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Friday
Jan182013

Mama

If it’s January, that can mean only one thing: movie studios are dumping whatever crap they have sitting around into theaters. Every year, during a time when the general population is optimistically looking forward to making the next 365 days better than the last, movie studios do their part, albeit in a small way, to prevent that from happening. This week, we have Mama, a film where the most appropriate describing adjective is “stupid.” I suppose for a January release, it’s not half bad, particularly if compared to last year’s genre offering, The Devil Inside, but such praise is faint. Mama is still ridiculous, played out and, worst of all, not scary.

The film stars Jessica Chastain (also in this month’s Zero Dark Thirty, a film much more worthy of your time) as Annabel. She’s a rocker who is in a serious relationship with Lucas, played by Nikolaj Coster-Waldau. Five years ago, his twin brother went on a killing spree that culminated in the death of his sister-in-law and kidnapping of his two young nieces. However, on his dash out of state in a car with an ironic vanity plate that reads “N1 DAD,” he spins out of control and they disappear from the public. After a desperate search, Lucas stumbles upon the two girls, Victoria, played by Megan Charpentier, and Lilly, played by Isabelle Nelisse, but his brother is nowhere to be seen. He eventually gains custody of the girls and takes them home after a much needed psychiatric evaluation, due to the imaginary friend the girls developed while stuck in the wild they call Mama. Eventually, weird things start happening around the house and Annabel and Lucas start to wonder if Mama is actually something more than an imaginary friend.

And of course she is. Any question regarding the validity of such supernatural claims are quickly put to rest when Mama presents herself within the first five to ten minutes, before the title card even pops up. The best horror movies keep you guessing and hide its monster, allowing your brain to concoct whatever terrible creature it can. Mama shows its cards way too early. Despite being partly veiled by shadows or shown in silhouette early on, the basic idea of the creature is put in place too early, effectively crushing any build the movie could have had otherwise. To make matters worse, when you finally do get a good look at her, she’s anything but scary and, if we’re being totally honest, looks like Gollum with long, flowing hair and Down syndrome.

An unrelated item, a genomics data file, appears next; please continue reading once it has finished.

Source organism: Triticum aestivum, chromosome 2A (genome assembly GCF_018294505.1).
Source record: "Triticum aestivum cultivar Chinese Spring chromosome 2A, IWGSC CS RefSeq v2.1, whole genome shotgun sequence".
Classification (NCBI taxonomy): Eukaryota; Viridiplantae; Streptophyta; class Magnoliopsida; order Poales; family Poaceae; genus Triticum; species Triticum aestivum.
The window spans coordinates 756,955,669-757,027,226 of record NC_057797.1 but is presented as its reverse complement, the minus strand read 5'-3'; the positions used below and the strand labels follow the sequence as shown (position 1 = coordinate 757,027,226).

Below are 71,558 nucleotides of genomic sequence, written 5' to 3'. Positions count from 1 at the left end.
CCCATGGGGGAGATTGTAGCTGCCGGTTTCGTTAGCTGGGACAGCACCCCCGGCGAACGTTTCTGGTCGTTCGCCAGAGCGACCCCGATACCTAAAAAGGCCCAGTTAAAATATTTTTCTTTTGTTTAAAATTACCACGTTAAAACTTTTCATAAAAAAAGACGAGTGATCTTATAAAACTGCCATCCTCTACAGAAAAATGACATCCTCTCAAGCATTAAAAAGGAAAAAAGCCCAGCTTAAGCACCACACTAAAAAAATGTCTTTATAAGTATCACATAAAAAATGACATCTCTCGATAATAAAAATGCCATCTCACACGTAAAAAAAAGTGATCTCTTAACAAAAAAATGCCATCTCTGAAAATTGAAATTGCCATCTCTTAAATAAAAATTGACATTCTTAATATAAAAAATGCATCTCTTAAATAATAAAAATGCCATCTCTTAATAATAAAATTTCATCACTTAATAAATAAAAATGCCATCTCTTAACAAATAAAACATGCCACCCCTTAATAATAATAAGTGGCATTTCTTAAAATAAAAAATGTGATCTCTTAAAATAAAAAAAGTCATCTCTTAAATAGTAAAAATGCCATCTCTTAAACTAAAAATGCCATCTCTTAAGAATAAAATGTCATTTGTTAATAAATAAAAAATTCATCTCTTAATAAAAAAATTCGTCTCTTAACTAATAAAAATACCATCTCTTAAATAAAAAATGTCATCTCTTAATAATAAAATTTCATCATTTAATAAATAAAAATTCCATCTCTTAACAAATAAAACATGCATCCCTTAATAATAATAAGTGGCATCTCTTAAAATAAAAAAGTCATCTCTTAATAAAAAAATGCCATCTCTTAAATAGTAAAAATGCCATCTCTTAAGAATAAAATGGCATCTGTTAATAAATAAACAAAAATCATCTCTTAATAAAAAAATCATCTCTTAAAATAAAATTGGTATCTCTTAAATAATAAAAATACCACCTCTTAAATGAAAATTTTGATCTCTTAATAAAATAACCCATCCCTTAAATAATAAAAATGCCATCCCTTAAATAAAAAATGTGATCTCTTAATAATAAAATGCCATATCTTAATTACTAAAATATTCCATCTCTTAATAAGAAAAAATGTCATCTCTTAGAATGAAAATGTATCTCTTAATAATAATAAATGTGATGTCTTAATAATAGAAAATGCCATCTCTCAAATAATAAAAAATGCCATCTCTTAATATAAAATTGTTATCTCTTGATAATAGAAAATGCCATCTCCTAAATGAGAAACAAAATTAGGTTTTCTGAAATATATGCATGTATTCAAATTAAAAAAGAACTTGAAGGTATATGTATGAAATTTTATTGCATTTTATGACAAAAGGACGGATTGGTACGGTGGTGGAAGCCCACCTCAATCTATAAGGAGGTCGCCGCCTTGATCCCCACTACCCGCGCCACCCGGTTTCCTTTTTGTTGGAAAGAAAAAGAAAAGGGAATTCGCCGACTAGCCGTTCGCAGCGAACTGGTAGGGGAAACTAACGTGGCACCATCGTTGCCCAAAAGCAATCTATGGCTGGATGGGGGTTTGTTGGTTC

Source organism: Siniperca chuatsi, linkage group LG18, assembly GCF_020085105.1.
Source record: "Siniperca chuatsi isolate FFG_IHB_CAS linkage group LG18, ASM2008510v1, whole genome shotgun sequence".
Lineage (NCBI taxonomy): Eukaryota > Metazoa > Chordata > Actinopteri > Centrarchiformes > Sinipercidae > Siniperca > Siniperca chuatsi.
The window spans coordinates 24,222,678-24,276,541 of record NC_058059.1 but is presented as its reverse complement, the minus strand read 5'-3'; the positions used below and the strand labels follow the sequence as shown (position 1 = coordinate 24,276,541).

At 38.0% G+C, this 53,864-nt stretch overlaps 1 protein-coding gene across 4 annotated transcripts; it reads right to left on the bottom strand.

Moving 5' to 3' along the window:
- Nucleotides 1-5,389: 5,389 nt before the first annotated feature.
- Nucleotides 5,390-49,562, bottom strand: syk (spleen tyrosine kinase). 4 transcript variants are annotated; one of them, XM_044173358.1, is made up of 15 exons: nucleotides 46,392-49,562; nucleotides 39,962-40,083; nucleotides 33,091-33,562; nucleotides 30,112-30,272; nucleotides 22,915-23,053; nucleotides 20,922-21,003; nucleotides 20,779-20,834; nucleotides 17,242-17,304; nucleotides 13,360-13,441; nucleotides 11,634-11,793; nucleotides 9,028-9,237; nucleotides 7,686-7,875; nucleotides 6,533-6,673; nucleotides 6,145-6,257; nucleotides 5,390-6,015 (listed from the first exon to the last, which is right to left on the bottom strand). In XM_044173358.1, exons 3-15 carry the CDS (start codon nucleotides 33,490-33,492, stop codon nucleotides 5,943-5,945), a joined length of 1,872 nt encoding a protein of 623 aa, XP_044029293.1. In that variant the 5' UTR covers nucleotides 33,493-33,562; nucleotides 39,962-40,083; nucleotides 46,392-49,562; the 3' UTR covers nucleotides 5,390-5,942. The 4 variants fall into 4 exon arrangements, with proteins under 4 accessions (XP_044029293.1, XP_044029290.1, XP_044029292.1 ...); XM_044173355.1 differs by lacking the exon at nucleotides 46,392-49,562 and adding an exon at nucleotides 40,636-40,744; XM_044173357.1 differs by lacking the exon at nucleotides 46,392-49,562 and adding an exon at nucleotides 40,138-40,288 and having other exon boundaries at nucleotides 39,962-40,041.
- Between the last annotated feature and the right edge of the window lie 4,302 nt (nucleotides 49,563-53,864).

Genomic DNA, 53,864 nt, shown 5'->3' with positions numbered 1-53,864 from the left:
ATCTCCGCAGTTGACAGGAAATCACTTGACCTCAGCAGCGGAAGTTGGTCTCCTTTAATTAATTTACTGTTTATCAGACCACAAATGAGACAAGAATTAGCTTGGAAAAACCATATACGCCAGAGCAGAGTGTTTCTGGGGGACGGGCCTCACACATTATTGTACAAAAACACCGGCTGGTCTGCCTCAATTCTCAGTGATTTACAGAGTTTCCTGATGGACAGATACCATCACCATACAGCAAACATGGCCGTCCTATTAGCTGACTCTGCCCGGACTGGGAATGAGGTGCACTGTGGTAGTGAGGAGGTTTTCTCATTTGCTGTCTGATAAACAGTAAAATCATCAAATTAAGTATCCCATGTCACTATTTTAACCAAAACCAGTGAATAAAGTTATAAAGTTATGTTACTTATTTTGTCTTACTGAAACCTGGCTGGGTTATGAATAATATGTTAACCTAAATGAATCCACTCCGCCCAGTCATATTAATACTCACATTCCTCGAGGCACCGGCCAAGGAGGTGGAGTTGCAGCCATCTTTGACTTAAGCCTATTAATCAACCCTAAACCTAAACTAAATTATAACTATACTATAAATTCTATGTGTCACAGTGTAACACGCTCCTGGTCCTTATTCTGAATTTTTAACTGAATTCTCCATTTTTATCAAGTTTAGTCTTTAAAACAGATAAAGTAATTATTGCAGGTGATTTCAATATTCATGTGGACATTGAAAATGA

For this reason and many others, Mama fails to elicit a sense of dread, much less maintain it like the best horror movies do, like last year’s bone-chiller, Sinister. At its most effective, Mama is unsettling, not because it’s scary, but because, if you know your horror movies enough to predict them, that a loud jump scare is right around the corner. Even if you aren’t a horror movie connoisseur and aren’t privy to the workings of horror movie scares going in, you will be when you come out. Mama picks one tactic and then uses it over and over and over again, ad nauseam. If you don’t figure out the ending beforehand (which you may not given that certain scenes make zero sense in the context of the story), you’ll have nevertheless mapped out the path to it. That’s how utterly clumsy and predictable this movie is.

The most enjoyment one could gather from watching Mama comes from laughing at the sheer silliness of it all, like when the two girls are found and have mentally and physically transitioned into comical spider-like creatures. Additionally, spotting contradictory dialogue exchanges becomes a rather fun game after some time. One standout example comes during a scene when an extraneous side character claims to not be religious and not know much about the afterlife or the supernatural, directly before explaining in great detail the reasoning and motivations behind the persistent ghost. Expository dialogue is looked down upon and for good reason—it’s usually forced in because the filmmakers/screenwriters couldn’t figure out a way to properly convey the story in a less direct and more meaningful way—but I’ve never seen it appear so bluntly and hypocritically.

Mama is a mess. It benefits from having some decent performances, most notably from the talented Jessica Chastain, but even a talented actress such as her can only do so much with such thin characters. With little to move the plot along aside from time-filler dream sequences (some of which actually have additional dream layers within them, like a mini Inception), Mama quickly becomes stagnant and tiresome.

Mama receives 1/5

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